Two tables in our SQL Server DB equate to 500M rows and 350GB of data. Disk space is an issue where we keep backups and the time to execute backups is as well. We plan to truncate these 2 tables.

I understand that to reclaim the disk space, we'll need to shrink the DB after truncation, then do an index rebuild to fix fragmented indexes afterwards. But as we are not sure how long the rebuilds will take (we are spinning up a test server VM in Azure now to test), in the meantime we are looking for incremental gains. After just truncating (before shrink and rebuild), will the backup times and the resulting backup file size (after 7z compression) be reduced dramatically as a result?

1 Answer 1


While it's been some time since I dealt with SQL Server backups that weren't compressed by SQL itself, SQL backs ups your data, not your free space.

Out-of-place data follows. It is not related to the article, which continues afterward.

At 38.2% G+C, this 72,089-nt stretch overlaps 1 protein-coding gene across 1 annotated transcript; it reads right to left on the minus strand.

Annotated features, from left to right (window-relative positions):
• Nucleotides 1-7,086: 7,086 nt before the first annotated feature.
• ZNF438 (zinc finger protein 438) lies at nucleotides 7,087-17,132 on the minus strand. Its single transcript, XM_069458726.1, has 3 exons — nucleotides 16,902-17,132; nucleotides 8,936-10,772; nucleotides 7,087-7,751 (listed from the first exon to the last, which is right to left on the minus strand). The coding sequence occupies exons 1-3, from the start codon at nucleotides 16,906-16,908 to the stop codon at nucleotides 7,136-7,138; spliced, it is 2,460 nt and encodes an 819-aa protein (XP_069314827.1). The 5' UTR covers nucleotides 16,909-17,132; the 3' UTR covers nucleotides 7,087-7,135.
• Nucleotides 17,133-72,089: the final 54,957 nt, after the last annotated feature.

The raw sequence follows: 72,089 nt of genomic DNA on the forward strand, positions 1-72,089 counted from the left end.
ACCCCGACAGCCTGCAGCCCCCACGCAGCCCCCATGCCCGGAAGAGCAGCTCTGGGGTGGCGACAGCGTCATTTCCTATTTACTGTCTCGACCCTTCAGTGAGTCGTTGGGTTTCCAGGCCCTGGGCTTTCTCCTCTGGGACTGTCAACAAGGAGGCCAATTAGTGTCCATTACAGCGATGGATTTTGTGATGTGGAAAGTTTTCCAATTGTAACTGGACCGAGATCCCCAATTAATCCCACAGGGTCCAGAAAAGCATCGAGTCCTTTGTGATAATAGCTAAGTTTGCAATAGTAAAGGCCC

As stated here

The data contained in a full backup is not necessarily all of the contents of all data files. The backup will only contain the allocated pages from the data files.

TRUNCATE deallocates data pages. If the space consumed by your data drops from 700GB to 350GB, then the size of the backups should be about half what it was as well, and the time to take the backup should indeed be similarly reduced.

  • great, that makes sense indeed. Thank you for validating!
    – crichavin
    Aug 16, 2017 at 15:52

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